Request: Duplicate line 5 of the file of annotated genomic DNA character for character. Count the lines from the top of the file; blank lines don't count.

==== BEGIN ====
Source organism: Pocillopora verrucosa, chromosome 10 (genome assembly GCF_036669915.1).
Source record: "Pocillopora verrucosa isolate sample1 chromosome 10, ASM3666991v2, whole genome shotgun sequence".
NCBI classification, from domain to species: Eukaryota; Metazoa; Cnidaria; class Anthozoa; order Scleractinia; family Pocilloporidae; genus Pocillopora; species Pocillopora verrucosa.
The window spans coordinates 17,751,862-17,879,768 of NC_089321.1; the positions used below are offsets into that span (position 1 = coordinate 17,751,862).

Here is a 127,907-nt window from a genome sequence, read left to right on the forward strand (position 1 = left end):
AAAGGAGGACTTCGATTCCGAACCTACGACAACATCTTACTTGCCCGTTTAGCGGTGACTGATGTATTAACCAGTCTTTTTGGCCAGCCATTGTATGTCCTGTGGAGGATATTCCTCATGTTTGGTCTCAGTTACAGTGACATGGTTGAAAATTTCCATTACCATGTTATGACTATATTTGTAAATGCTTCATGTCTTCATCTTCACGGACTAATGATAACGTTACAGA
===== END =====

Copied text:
Here is a 127,907-nt window from a genome sequence, read left to right on the forward strand (position 1 = left end):